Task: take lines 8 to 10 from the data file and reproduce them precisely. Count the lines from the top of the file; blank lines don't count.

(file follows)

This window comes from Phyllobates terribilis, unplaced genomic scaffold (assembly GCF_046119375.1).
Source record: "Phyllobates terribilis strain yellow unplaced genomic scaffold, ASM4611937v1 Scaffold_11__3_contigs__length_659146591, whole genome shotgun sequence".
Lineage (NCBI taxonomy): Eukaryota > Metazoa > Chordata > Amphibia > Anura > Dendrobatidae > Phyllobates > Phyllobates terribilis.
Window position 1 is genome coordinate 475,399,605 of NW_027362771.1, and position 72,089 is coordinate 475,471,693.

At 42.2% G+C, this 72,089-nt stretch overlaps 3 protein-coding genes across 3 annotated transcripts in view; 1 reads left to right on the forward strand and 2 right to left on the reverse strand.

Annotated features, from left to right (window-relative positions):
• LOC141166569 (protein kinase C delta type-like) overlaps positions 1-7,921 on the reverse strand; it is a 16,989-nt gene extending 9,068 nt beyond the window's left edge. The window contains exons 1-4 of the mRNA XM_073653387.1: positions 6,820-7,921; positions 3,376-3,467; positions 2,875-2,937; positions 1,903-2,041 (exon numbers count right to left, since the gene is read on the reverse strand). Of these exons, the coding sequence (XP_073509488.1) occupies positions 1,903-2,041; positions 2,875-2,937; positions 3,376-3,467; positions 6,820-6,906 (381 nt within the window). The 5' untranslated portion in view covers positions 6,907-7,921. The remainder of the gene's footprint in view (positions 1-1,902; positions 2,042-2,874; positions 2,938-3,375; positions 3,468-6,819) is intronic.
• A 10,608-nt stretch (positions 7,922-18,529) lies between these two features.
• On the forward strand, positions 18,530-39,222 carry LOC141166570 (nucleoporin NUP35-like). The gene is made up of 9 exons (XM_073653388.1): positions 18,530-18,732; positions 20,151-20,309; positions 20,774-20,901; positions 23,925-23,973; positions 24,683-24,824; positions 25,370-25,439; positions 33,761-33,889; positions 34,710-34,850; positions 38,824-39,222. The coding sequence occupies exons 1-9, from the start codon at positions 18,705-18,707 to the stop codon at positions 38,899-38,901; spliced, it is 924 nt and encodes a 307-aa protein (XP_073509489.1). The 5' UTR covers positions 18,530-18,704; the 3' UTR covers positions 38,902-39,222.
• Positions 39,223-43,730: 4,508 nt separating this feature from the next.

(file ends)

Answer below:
• A 10,608-nt stretch (positions 7,922-18,529) lies between these two features.
• On the forward strand, positions 18,530-39,222 carry LOC141166570 (nucleoporin NUP35-like). The gene is made up of 9 exons (XM_073653388.1): positions 18,530-18,732; positions 20,151-20,309; positions 20,774-20,901; positions 23,925-23,973; positions 24,683-24,824; positions 25,370-25,439; positions 33,761-33,889; positions 34,710-34,850; positions 38,824-39,222. The coding sequence occupies exons 1-9, from the start codon at positions 18,705-18,707 to the stop codon at positions 38,899-38,901; spliced, it is 924 nt and encodes a 307-aa protein (XP_073509489.1). The 5' UTR covers positions 18,530-18,704; the 3' UTR covers positions 38,902-39,222.
• Positions 39,223-43,730: 4,508 nt separating this feature from the next.